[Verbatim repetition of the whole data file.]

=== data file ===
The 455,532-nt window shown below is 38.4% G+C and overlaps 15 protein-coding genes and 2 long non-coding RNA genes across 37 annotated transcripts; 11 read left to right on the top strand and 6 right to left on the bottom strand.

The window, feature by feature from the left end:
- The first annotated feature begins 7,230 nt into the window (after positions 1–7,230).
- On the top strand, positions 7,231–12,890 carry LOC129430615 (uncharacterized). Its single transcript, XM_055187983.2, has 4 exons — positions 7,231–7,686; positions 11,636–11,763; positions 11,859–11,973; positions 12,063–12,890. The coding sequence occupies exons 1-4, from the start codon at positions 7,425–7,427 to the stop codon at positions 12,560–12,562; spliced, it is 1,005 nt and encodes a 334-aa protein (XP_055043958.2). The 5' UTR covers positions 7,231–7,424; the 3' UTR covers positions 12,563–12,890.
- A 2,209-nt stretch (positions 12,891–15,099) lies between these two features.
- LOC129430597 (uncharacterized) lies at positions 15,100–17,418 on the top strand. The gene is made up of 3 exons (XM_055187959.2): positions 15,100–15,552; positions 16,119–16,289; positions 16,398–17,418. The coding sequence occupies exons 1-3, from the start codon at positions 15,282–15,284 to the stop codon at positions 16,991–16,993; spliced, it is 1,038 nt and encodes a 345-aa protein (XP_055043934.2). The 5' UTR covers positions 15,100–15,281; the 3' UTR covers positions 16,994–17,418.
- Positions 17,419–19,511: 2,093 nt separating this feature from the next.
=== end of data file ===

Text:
The 455,532-nt window shown below is 38.4% G+C and overlaps 15 protein-coding genes and 2 long non-coding RNA genes across 37 annotated transcripts; 11 read left to right on the top strand and 6 right to left on the bottom strand.

The window, feature by feature from the left end:
- The first annotated feature begins 7,230 nt into the window (after positions 1–7,230).
- On the top strand, positions 7,231–12,890 carry LOC129430615 (uncharacterized). Its single transcript, XM_055187983.2, has 4 exons — positions 7,231–7,686; positions 11,636–11,763; positions 11,859–11,973; positions 12,063–12,890. The coding sequence occupies exons 1-4, from the start codon at positions 7,425–7,427 to the stop codon at positions 12,560–12,562; spliced, it is 1,005 nt and encodes a 334-aa protein (XP_055043958.2). The 5' UTR covers positions 7,231–7,424; the 3' UTR covers positions 12,563–12,890.
- A 2,209-nt stretch (positions 12,891–15,099) lies between these two features.
- LOC129430597 (uncharacterized) lies at positions 15,100–17,418 on the top strand. The gene is made up of 3 exons (XM_055187959.2): positions 15,100–15,552; positions 16,119–16,289; positions 16,398–17,418. The coding sequence occupies exons 1-3, from the start codon at positions 15,282–15,284 to the stop codon at positions 16,991–16,993; spliced, it is 1,038 nt and encodes a 345-aa protein (XP_055043934.2). The 5' UTR covers positions 15,100–15,281; the 3' UTR covers positions 16,994–17,418.
- Positions 17,419–19,511: 2,093 nt separating this feature from the next.